By Alison Steele
I want to share a recipe from one of my greatest friends, Maya. Born in Russia the same year I was, and living in Virginia with her family for as long as I’ve been living in California with mine. We met in the summer in downtown Staunton when she was 8 months pregnant and running a booth at the Farmers’ Market collecting plastics. She and her daughter were educating folks on what would and wouldn’t end up in the ground and what they could do about it. At the end of the market she would load up her tiny car and drive all these donations to neighboring cities that had at least one place in which to recycle this unsustainable packaging. Inseparable after that, we’d meet up at the pool, Jones Garden, the skatepark, Jazz in the Park, potlucks at my house, tea at hers. Every event was fueled with good food from both sides. It’s like we had known each other all our lives.
When I first started seeing the war coverage I called to ask her what she thought. She tried to explain the propaganda in Russia, but I just couldn’t wrap my head around it. Censored press, Ukranian Nazis, Oligarchs, and prosperity under Putin? She was just as distraught as I was. Hadn’t all that disappeared when the Iron Curtain fell?
My heart is so heavy thinking about the madness an entire country of people are being made to endure. Many Russians have friends and family in Ukraine, share the same cuisine, drink, and music. I thought about what it meant to be a good neighbor, sharing all these things along with fear, laughter, and hope for a better world for our children. I always turn to good food for comfort, and this root recipe is grounding to be sure.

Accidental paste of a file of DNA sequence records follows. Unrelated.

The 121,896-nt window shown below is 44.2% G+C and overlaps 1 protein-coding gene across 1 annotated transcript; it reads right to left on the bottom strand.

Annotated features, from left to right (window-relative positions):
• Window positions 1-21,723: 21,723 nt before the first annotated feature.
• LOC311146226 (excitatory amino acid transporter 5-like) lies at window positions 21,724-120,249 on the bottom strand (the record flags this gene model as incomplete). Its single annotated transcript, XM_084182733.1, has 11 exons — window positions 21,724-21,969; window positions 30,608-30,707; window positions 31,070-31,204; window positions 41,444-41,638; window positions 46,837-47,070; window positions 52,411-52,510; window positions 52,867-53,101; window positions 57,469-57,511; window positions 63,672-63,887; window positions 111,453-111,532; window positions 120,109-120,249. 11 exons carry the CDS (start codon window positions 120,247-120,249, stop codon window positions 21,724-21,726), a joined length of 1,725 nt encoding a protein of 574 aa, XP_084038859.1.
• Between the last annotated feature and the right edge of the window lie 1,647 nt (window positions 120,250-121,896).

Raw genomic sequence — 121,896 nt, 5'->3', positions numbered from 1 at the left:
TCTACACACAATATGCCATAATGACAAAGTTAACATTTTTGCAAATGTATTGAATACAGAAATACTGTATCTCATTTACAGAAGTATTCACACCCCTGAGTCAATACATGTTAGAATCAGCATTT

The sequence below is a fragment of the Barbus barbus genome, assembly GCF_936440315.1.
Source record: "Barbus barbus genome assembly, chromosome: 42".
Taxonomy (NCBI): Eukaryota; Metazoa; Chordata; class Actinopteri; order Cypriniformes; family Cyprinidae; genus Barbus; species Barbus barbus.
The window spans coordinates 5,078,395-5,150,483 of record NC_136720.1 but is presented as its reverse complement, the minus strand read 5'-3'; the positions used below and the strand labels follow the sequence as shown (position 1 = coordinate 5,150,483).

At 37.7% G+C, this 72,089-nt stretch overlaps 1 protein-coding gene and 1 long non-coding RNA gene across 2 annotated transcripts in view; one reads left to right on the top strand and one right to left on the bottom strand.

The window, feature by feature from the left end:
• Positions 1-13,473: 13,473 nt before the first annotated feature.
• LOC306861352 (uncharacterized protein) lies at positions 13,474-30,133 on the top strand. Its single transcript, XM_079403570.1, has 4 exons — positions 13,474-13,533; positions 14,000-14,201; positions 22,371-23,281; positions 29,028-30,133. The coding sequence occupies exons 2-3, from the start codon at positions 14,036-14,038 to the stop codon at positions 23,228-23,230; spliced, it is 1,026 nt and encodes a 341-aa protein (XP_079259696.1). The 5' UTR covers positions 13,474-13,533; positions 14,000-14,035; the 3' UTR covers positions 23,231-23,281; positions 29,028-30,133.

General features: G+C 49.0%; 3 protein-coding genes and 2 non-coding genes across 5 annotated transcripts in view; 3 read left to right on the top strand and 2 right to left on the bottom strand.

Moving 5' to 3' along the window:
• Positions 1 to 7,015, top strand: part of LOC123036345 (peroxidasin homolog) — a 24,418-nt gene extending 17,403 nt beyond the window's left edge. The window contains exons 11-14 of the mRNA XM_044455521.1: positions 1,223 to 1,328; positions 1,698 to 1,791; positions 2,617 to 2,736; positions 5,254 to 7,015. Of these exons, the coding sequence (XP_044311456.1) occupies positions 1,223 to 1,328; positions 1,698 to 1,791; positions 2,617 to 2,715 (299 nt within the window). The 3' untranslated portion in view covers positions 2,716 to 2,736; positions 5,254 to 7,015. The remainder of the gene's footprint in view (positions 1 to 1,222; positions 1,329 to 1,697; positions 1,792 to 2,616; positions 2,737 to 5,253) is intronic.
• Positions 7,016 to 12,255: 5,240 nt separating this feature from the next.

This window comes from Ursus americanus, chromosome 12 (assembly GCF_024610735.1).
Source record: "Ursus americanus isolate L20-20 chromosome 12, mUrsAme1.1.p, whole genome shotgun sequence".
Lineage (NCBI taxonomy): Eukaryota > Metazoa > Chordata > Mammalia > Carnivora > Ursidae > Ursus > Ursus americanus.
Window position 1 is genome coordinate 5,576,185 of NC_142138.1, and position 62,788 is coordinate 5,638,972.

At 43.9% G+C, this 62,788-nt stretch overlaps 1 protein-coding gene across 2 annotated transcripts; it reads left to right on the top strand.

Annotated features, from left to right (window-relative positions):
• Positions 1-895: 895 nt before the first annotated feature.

The origins of this dish point to Scandinavia, moving through Eastern Europe to both Ukraine and Russia, along with other slavic countries. Vinegret is beet salad at its finest, and Maya makes it best. She swears the secret is in the sunflower oil. This just happens to be the ultimate liver cleansing dish with the beets; anti-inflammatory and heart healthy with the sunflower oil; and a party for the microbiome with the potatoes and kraut. Easy to make and packed with flavor, this salad makes the body sing!
2 large carrots
3/4 c sauerkraut (or sour pickles!)
⅓ c sweet onion, diced small
4 T high oleic sunflower oil
Salt to taste
Bring a large pot of water to boil with a teaspoon of salt. Add the beets, potatoes, and carrots. Cook until tender, about 30 minutes. Drain and let cool. Skin and dice the vegetables small. In a large bowl, toss with the onion, oil, and kraut. Add sea salt to taste, and garnish with rosemary flowers and green onion. Share a bowl with your neighbor.
A native of Virginia, Alison Steele lives with her husband, two children, and cat in Boulder Creek where she raises quail, chickens, fruit trees, vegetables, and herbs. Alison plays banjo and sings in Sugar by the Pound.
Photo by Alison Steele
Caption: Maya’s Vinegret: Beet Salad at its finest